Tag Archives: suburban development

Why the American dream is a tribute band

“Helloooooooo, Suburbia! (The audience goes wild.)

“When the tour bus got into town this morning we drove by some Santa Barbara-styled homes (loud roar from the audience) on our way to lunch at a post-modern strip mall (another loud roar).

“Now who’s ready to rock? (Yet another loud roar.) And who’s ready to rock AND roll? (Loud roar, with a hint of bewilderment.) Let’s get this party started with some Rick Springfield! (Guitar riff; thunderous roar; mosh pit ensues; tear gas fills the air.)

This is what entered my head as I looked upon the “Foreclosed” article and slide show at Architectural Record.

Suburbia needs help. It was designed with the mindset that energy and resources will always be inexpensive and abundant. The amount of energy and resources used per capita is proving to be unsustainable. So what do we do?

We can’t continue to build suburbia the way we’ve been building it. But we can’t build it in a manner that won’t be accepted by contemporary society. Our culture moves forward by being nudged, not by being thrown over a cliff. The short-term goal of redesigning suburbia should involve a nudge, and the long-term goal should involve a series of nudges.

In regards to city planning, one could argue that we’ve seen it all. These nudges are going to push the designs of our cities towards something we’ve seen in the past, but should it resemble something that’s worked before (i.e. a city plan that’s been inhabited for hundreds of years) or something that’s been proposed (i.e. a city plan that’s been drawn and not built, or that’s been built and rejected by its inhabitants).

Does this design by Studio Gang Architects really differ from this by Archigram? Is the Simultaneous City really that much different from Pruitt Igoe? Is this neighborhood really just this neighborhood plus Frank Gehry?

We’re stuck with suburbia (think of the environmental impact if we wiped the slate clean), but there’s no reason why it has to be a bad place. (Bad is highly subjective, although my use of bad involves its complete dependency on inexpensive energy and resources.)

Suburbia will become better by taking advantage of what’s already there with more density (not high-rises–remember, just a nudge), making purposeful use of the spaces between circulation and destinations (just a fancy way of saying design and make use of the wide open spaces throughout suburbia that currently are a waste of unoccupied lawns and parking lots), and subdue the car-centric attitude of design and focus on alternate means for people to get around if they want to walk (and accomplish something by walking other than burning some calories).

We have seen it all. Suburbia will always be a tribute band and, if successful, will probably look like something from the 80s–the 1780s.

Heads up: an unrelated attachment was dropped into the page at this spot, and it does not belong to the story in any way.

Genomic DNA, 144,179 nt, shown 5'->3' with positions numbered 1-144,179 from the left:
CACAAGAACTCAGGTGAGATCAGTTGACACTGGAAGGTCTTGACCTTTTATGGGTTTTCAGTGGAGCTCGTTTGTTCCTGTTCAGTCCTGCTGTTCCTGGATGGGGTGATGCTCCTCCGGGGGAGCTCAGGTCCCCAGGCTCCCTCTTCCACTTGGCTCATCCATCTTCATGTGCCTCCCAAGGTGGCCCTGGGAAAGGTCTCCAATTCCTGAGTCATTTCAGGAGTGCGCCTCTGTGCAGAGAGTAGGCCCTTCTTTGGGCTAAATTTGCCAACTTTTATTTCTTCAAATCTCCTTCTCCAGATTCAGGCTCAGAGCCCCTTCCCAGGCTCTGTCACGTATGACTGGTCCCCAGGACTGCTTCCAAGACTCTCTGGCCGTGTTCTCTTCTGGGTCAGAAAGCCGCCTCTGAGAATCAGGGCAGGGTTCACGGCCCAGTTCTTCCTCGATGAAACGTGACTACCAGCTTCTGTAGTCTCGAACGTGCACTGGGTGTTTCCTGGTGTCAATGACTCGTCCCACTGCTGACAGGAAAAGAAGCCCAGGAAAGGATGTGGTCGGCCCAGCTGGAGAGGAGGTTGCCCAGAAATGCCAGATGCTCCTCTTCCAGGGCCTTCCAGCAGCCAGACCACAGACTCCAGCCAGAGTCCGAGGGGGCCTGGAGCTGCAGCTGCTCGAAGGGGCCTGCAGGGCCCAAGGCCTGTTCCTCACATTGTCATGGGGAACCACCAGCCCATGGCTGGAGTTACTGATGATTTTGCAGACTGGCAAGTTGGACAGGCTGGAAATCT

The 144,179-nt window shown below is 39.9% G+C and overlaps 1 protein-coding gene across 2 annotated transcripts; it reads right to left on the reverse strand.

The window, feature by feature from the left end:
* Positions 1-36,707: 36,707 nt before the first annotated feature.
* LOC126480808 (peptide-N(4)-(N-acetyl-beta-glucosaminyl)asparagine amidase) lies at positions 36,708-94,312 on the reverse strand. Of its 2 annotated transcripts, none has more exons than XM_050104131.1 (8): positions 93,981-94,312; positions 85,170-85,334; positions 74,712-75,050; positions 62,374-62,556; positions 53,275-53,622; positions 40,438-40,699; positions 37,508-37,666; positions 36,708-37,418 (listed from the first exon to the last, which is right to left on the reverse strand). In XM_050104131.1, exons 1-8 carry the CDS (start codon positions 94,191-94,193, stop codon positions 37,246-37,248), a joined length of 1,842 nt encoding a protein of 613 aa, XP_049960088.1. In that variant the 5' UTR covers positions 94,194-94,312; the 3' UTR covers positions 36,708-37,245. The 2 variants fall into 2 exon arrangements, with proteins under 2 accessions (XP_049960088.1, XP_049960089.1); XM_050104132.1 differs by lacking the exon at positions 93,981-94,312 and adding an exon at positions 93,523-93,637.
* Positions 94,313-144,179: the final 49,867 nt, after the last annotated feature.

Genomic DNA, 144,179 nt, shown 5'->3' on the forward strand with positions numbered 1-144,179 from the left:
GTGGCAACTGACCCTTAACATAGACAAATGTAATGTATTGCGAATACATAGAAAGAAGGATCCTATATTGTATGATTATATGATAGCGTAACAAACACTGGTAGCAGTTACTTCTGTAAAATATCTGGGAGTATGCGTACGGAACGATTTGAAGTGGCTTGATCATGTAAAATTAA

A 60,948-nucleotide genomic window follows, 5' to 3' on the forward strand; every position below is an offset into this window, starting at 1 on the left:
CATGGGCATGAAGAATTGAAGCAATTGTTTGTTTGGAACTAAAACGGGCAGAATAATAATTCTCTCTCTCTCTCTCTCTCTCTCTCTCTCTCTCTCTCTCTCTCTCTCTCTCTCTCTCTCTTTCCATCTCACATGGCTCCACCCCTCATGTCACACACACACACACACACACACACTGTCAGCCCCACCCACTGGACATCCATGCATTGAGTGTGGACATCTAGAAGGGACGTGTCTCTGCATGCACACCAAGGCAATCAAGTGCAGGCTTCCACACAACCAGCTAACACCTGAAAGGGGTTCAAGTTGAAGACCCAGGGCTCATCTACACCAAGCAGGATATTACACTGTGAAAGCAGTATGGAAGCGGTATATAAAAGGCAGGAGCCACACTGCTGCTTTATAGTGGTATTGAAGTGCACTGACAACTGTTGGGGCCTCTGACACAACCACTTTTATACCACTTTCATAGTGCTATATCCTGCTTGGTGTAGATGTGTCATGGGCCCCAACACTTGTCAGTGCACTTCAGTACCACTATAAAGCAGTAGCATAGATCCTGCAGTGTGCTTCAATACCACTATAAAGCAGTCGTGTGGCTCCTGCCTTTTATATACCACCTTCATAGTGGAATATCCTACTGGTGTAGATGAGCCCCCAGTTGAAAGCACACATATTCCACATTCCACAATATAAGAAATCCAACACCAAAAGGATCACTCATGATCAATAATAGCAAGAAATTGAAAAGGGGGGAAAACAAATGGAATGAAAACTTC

“Rock me Amadeus!”


Images of suburban sprawl

Art for art’s sake –  it’s a phrase that comes up in architecture quite a bit. Architecture is supposed to have a balance between what works and promotes the intended program of the building, and what is pleasurable and enriches the soul. If architecture is merely an enclosure that fulfills a function, then it fails. If architecture only looks globular and theoretical, then it also fails. There must be a balance.

This balance also works at the macro scale of community development. If the design of a neighborhood or city reflects only the intended function (like providing areas to live and work, and circulation paths connecting these areas) without providing spaces for civic pride or a connection to the local landscape, then it fails. If the design represents curvilinear sweeps across the landscape without any meaningful connections between live, work, and play, then the design fails as well.

A photographer named Christoph Gielen has taken photos of suburban development that, in a way, almost reflects the same attitude in city planning that some contemporary “starchitects” have taken towards designing buildings – form follows form. The photos reveal a level of haphazard geometrical form making with little regard to functional attributes to form making such as local climate or societal connections. I have spent a good portion of my life living in suburban developments, and I have asked myself the same question over and over – who the hell laid out these streets?

A sign of good development is not the overbearing geometrical pattern consuming the macro scale of the environment, but rather the meaningful connections that promote a healthy lifestyle at the micro scale.

Are “Living Streets” bad for cars?

The term “Living Streets” is just one of a plethora of words being used to describe a design and implementation strategy of humanizing our transportation corridors. In more simpler terms it means having streets focused more on people and not solely having them promote vehicular flow.